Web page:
Liked by 4 people

    1. you raise a lot of good question; these recipes do assume too much. and what’s this with not pronouncing the “L” in salmon? no wonder the guy had me repeat my order a coupe of times…

      Liked by 2 people

    2. Kudos on the pun 🙂 I like these questions. I always wondered… What about those bones? And the skin? And if the pan is non-stick, what do you need the oil for? And what kind of oil goes with salmon? Is there a selection guide, like with wine? And what’s with the L in Colonel Salmon?

      Liked by 2 people

  4. My Dad is exactly the same as you. What he does is re-writes recipes that my Mum regularly makes (so he can ask her what something means), but uses wording he ‘gets’. Makes his life easier when he comes to cook these dishes. Smart.

    Liked by 1 person

  5. This is exciting news, Jim. I do recommend keeping the addition of non-vegan items down to just these two until you can determine what affect the change in diet may have for you. I am hoping you will find a positive outcome to some of your physical issues. As for recipes and cooking, much like accounting, they are as hard as you make them. I look forward to hearing about your journey and wish you the best of luck!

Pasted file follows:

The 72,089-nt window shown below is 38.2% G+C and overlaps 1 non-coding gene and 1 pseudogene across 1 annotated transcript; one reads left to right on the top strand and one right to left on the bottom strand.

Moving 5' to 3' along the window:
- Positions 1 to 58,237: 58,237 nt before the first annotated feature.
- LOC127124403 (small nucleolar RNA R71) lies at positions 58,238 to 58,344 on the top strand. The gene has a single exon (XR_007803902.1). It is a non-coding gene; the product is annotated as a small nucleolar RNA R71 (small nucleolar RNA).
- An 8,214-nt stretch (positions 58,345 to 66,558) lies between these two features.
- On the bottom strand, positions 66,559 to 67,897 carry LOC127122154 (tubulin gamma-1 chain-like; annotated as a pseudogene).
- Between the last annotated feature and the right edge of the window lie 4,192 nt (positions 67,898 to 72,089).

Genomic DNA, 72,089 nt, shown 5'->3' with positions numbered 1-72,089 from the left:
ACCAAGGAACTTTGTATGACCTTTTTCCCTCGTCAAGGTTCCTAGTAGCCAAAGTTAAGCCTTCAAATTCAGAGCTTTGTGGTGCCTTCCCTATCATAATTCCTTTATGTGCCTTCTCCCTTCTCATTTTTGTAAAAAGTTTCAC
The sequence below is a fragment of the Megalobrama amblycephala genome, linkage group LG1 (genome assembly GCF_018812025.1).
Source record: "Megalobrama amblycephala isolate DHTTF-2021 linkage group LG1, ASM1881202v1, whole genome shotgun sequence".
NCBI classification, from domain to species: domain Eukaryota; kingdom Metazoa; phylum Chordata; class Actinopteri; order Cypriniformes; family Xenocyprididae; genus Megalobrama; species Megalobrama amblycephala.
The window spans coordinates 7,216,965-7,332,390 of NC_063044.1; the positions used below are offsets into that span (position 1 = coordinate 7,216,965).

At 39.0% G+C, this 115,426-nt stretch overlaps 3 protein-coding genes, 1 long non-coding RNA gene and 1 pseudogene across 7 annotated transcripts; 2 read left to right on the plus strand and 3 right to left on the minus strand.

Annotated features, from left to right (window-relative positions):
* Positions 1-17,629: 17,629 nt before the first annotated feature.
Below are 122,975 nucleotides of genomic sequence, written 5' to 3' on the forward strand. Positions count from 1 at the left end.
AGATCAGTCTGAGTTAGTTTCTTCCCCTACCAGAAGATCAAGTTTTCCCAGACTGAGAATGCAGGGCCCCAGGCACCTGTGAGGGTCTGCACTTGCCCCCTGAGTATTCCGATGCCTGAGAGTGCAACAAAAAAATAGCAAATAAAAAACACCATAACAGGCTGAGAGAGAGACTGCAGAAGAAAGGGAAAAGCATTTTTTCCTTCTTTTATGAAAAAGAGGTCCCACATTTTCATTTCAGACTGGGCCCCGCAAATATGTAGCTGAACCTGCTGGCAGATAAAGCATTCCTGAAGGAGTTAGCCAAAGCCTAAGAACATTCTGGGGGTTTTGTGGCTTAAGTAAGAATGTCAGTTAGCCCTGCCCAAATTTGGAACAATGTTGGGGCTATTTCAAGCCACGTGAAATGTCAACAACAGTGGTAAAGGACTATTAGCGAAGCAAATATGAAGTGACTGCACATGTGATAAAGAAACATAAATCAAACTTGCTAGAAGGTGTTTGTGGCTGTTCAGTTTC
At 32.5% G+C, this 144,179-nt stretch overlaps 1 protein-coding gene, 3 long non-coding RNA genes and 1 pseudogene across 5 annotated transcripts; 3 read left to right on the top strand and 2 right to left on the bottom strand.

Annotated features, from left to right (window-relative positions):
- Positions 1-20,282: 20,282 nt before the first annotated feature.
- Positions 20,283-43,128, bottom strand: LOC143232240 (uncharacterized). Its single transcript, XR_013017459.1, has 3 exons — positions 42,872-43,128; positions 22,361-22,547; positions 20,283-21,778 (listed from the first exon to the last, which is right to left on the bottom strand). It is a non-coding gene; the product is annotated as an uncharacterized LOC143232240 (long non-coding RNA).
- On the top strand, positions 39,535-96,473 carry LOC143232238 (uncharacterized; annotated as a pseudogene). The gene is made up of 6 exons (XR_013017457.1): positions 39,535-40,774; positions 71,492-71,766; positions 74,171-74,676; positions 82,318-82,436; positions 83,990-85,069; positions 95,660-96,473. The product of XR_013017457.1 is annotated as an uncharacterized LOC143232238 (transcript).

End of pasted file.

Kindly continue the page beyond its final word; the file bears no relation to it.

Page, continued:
Liked by 1 person

    1. P.S. You may want to consider adding small portions at first in order for your digestive system to acclimate to this new protein source. It has been a long time since you asked your system to digest this type of food and it may help to slowly ease into it to avoid stomach issues.

      Liked by 1 person

    2. I hope to limit my dietary changes to just those two items, but there is a chance that I get lazy and start trying lots of stuff with my newfound “freedom”. As for accounting, I can’t make it too simple, or else they might decide they don’t need me at all…